Christine Sinclair has spent over half her life playing for Canada women’s national team. Now, the 40-year-old can count her remaining games on one hand.
Canada Soccer confirmed on Friday that Sinclair, whose 190 international goals to date are the most ever scored by a woman or man, will retire from the national team at the end of the year. The Canadian Press reports that her final game will be in early December against Australia in Vancouver, near her hometown. Sinclair intends to play one more season with the Portland Thorns in the National Women’s Soccer League, per The Canadian Press.
Sinclair indicated as much in an Instagram post on Friday that ended with the note: “P.S. — Portland, how about one more year?”
“For me it’s just time,” Sinclair said. “I’ve started to catch myself thinking about going on vacation, spending time with my family, going to my cabin — that five years ago would never have crossed my mind. But at the same time, it excites me to play professionally [for Portland] but where you have one thing to focus on. It just seemed like time.”
Sinclair has served as Canada’s captain since 2006. She played in six World Cups, beginning in 2003, when she helped Canada finish fourth, their best finish at a World Cup. Sinclair was part of all three recent Canada teams to claim Olympic medals — bronze in 2012 and 2016 before a gold medal at the Tokyo Games in 2021.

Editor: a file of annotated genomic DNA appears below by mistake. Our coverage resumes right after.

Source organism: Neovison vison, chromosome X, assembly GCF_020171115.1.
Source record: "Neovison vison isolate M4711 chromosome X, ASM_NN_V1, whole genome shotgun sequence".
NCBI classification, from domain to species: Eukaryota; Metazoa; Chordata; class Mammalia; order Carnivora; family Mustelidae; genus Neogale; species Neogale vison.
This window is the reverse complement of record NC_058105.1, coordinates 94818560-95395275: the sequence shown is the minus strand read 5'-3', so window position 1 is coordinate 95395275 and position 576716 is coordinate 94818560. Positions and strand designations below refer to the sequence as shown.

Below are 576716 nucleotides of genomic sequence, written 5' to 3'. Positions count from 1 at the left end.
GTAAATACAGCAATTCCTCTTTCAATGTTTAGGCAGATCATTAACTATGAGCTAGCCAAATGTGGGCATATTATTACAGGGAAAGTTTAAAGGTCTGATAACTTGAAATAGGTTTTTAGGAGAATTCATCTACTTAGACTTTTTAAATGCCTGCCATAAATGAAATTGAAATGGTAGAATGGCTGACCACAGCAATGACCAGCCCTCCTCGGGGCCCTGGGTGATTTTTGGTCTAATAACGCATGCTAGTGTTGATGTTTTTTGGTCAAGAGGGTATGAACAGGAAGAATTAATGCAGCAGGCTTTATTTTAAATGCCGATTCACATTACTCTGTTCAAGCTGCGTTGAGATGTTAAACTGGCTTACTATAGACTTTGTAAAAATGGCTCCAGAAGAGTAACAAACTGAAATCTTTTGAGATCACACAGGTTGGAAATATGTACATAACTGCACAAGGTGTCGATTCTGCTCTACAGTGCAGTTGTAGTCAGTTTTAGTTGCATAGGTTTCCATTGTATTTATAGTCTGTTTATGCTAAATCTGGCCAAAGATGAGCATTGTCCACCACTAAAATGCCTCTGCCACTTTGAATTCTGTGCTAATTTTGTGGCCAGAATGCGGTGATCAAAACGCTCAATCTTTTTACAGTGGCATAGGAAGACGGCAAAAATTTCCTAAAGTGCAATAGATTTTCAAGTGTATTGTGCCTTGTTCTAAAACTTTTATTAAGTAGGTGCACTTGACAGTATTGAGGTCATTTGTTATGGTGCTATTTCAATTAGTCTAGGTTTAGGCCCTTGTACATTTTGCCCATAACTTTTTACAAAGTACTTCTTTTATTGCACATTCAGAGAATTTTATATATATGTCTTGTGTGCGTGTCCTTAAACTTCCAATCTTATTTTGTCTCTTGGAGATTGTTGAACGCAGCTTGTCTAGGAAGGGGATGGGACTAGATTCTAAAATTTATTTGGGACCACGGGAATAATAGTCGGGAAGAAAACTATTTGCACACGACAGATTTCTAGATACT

Canada will play twice in October against Brazil before closing the year out with, reportedly, a pair of home games in the FIFA window that runs from Nov. 27-Dec. 6. Four consecutive home games are historically rare for Canada.
“Very few players can lace up their boots and transcend a sport both in this country and globally,” Canada head coach Bev Priestman said in a statement. “Christine has done just that — both as a player and a person who stands up for what she believes. She is known and admired by all Canadians and has been pivotal in every single country stopping moment. I feel very fortunate and privileged to have worked with Christine, the greatest of all time, not only in what she has done but in how she has done it. The moment when Christine’s last kick or final whistle goes for this country, she can leave the field knowing she has changed this game forever, inspired an entire generation, and paved a better future for all through her work off the pitch. That is one tremendous legacy.”
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